Clears up misconceptions about Judaism, explains its traditions, and describes the problems that face modern Judaism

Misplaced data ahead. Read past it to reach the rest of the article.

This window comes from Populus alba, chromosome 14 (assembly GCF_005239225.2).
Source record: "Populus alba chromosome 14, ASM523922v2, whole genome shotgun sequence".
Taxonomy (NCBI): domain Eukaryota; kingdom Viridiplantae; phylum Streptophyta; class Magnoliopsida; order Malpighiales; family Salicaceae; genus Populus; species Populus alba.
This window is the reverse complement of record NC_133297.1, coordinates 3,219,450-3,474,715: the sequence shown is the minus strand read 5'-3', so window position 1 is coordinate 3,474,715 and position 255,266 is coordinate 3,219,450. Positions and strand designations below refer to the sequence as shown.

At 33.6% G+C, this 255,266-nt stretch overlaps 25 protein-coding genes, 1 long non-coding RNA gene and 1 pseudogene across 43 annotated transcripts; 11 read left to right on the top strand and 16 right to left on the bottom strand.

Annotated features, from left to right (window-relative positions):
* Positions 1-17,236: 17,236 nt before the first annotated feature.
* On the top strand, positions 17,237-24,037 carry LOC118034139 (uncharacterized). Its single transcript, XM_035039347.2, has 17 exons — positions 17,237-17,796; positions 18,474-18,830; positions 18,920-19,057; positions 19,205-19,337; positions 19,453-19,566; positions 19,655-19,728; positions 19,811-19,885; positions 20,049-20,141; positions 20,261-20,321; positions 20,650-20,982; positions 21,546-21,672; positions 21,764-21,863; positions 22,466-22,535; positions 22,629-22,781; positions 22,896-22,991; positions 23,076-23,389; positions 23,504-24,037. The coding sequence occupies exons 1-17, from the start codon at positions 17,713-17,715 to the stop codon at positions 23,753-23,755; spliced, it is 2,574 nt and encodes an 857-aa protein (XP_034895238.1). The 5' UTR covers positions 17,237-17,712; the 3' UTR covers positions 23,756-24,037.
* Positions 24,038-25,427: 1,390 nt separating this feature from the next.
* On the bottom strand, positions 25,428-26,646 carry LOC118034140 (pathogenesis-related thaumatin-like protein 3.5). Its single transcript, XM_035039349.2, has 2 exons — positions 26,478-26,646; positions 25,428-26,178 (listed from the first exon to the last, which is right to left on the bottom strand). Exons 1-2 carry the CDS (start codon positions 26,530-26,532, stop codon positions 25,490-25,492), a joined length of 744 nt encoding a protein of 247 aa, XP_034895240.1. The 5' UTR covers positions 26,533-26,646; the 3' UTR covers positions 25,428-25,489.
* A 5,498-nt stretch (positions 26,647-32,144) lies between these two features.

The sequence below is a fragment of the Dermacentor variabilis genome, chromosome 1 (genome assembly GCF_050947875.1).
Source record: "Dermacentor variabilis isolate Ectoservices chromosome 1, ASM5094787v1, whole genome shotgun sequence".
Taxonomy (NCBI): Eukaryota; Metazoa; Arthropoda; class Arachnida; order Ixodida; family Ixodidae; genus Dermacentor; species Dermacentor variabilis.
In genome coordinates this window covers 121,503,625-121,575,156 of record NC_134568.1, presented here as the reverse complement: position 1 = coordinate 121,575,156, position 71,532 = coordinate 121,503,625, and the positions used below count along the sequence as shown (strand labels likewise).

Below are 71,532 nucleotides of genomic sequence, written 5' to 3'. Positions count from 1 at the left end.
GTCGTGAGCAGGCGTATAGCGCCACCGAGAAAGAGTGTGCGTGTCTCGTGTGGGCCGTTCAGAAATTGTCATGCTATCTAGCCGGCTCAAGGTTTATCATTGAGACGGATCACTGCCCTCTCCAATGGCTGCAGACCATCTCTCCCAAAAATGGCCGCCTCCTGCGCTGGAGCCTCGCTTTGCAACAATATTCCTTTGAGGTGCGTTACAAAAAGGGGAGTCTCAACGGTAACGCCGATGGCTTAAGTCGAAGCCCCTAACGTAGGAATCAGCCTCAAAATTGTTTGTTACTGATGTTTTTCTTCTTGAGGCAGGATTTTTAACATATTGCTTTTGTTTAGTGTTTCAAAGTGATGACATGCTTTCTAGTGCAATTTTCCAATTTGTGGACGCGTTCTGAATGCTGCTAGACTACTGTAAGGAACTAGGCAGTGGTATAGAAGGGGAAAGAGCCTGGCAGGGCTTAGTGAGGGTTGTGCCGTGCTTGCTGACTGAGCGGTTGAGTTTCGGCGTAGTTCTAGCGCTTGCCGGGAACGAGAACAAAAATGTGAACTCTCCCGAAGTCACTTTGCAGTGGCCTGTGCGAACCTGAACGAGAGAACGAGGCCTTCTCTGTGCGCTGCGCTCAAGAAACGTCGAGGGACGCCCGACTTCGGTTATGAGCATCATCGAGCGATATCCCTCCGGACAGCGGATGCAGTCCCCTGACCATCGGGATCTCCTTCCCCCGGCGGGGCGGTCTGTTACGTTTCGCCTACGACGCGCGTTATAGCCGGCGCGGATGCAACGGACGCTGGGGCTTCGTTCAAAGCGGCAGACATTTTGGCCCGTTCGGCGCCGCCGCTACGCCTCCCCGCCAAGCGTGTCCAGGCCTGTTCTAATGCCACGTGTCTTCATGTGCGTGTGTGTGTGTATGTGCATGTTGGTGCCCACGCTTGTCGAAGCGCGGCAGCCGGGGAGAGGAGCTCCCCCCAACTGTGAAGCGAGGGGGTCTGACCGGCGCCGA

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: What is Judaism? What is the Jewish creed? Most people--even those who call themselves Jews - would be hard-pressed to answer that question. The reason, according to Nicholas de Lange, is that the very idea of religion was artifically imposed on Judaism. "The term `religion' has been foreign to Judaism until relatively recently," he writes, "when the dialogue with Christianity has compelled Jews to recognize and use it. Indeed the Hebrew language does not really have a word for religion." This fascinating book attempts to present Judaism in its own terms, in a manner accessible to Jewish and non-Jewish readers alike. De Lange does away with the artificial categories imposed by comparisons with Christianity and focuses instead on the unique features of Judaism: the extraordinary emphasis on tradition, the deep sense of community, even when there is a complete lack of religious commitment, and more. De Lange covers Judaism in all its forms, including Orthodoxy, ultra-Orthodoxy, Conservatism, Reform, secular Judaism, and Zionism, tying contemporary phenomena to the heritage of the past. Key terms are translated and explained and their implications explored, as de Lange familiarizes readers with the words and thoughts that are at the heart of everyday Jewish life.